Date of Award


Degree Type


Degree Name

Doctor of Philosophy (PhD)


School of Geography and Geology


Carlyn H. Eyles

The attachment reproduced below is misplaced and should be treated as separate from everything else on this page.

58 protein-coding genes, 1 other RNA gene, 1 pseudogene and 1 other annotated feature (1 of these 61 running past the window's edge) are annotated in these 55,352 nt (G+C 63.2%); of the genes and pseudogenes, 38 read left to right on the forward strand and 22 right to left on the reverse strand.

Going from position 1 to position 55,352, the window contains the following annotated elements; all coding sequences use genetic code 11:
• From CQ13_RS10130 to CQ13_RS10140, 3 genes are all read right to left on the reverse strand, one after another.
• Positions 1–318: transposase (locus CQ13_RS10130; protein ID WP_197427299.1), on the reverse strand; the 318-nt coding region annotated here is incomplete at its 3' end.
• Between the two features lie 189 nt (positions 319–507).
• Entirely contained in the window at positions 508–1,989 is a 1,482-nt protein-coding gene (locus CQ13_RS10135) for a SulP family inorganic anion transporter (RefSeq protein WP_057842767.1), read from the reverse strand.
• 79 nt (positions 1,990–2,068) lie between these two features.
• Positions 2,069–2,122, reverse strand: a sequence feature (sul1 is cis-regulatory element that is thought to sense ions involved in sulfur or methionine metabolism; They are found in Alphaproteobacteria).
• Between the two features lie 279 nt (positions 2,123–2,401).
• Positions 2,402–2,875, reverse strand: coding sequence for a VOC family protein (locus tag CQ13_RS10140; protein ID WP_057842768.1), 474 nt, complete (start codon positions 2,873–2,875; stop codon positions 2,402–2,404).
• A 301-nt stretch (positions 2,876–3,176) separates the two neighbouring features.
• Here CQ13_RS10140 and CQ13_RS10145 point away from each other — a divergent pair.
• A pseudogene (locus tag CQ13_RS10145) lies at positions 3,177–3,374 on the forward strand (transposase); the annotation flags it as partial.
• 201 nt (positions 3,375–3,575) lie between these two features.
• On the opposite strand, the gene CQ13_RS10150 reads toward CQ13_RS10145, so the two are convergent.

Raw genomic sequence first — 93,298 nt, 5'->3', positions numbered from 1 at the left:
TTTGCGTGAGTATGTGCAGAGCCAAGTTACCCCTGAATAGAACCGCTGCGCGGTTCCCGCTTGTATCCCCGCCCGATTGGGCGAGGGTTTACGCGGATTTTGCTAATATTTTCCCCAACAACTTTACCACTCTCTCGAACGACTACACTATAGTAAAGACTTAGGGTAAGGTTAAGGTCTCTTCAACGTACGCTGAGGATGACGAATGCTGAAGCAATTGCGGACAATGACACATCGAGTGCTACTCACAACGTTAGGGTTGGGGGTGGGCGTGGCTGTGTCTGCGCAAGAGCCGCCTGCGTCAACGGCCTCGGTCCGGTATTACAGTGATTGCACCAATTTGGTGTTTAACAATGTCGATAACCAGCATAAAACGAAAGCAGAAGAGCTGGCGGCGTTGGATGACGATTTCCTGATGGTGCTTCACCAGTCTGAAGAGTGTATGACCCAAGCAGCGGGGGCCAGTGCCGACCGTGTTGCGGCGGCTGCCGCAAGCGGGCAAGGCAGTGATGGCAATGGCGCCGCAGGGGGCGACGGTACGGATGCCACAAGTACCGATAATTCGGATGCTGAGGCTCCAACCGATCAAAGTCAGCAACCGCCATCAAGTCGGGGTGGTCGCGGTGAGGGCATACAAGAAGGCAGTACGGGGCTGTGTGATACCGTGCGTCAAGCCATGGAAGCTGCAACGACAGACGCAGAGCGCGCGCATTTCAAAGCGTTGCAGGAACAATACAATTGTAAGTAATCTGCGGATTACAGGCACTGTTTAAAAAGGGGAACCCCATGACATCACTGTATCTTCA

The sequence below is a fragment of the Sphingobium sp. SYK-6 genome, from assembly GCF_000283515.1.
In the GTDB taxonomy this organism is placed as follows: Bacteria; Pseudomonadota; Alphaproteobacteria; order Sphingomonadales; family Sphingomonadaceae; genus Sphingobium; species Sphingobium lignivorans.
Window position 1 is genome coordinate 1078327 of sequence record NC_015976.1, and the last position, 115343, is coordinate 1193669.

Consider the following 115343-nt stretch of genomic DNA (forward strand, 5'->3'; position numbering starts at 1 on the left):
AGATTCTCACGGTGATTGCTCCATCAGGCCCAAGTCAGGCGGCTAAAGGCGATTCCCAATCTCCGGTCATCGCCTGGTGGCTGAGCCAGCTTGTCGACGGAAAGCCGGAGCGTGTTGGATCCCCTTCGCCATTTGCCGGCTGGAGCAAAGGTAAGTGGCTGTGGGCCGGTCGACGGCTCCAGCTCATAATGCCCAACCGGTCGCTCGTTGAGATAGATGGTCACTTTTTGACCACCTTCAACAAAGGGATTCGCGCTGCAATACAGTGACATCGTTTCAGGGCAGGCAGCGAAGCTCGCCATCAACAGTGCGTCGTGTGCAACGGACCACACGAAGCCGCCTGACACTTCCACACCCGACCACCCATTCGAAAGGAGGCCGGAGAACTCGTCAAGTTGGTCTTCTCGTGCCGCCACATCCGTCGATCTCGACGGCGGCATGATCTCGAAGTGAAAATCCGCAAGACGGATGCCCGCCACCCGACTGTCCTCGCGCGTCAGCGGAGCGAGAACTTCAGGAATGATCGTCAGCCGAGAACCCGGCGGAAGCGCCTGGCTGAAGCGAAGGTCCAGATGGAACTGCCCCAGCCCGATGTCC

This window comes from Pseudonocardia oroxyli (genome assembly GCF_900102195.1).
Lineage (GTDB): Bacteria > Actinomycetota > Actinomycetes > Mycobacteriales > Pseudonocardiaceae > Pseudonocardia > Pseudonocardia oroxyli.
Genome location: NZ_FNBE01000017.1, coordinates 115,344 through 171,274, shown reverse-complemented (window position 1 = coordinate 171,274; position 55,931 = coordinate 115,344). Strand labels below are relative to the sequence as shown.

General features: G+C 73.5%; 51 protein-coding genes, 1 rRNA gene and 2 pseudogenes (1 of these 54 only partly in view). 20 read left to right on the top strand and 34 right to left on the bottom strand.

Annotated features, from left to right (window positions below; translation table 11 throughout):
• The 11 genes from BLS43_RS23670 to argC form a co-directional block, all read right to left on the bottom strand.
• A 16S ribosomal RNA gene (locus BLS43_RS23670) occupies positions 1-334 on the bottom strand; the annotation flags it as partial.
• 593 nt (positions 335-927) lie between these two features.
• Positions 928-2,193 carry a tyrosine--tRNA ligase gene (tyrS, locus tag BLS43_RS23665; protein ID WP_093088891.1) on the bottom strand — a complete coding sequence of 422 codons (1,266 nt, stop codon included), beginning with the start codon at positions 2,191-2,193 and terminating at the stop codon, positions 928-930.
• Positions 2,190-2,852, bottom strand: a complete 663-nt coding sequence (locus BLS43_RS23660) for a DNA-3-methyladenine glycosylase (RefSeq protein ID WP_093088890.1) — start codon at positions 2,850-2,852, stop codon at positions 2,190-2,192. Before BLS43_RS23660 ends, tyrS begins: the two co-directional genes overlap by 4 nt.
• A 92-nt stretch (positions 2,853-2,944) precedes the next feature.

There is much debate regarding the severity of glaciation during the Neoproterozoic, particularly in response to the snowball Earth hypothesis that suggests ice repeatedly covered the Earth from equator to poles during this time. A detailed sedimentological analysis of the Neoproterozoic Smalfjord Formation of northern Norway and the Port Askaig Formation of Scotland was conducted in order to reconstruct the nature of paleoenvironmental change and assess the evidence for such severe glacial conditions. This study focuses on identifying the depositional origin of Neoproterozoic diamictites and the assessment of the relative importance of tectonics and climate in controlling sedimentation. Analysis of the Smalfjord Formation in two different areas of northern Norway shows that diamictites and associated facies were primarily deposited by sediment gravity flow processes, making determination of past ice mass form or distribution impossible. Sedimentological and allostratigraphic analysis of the Port Askaig Formation, showed that the thick succession of diamictites interbedded with sandstones, conglomerates and mudstones was deposited in a glacially-influenced marine setting affected at different stages of its development by both tectonic and climatic forces. Detailed analysis of the Great Breccia, a distinctive diamictite unit within the Port Askaig Formation, showed that it was the product of catastrophic subaqueous mass failure indicating substantial tectonic activity during the early stages of Port Askaig deposition. Elsewhere in the succession, diamictites show a greater degree of glacial influence on sedimentation and record fluctuating climatic conditions. This study shows that diamictites in Neoproterozoic successions cannot be presumed to represent glacial conditions. Sedimentation at both study sites appears to have been influenced by tectonic activity related to basin development. The Smalfjord and Port Askaig formations contain only limited evidence for glacial influence on sedimentation and do not appear to record the severe glacial conditions required by the snowball Earth hypothesis.

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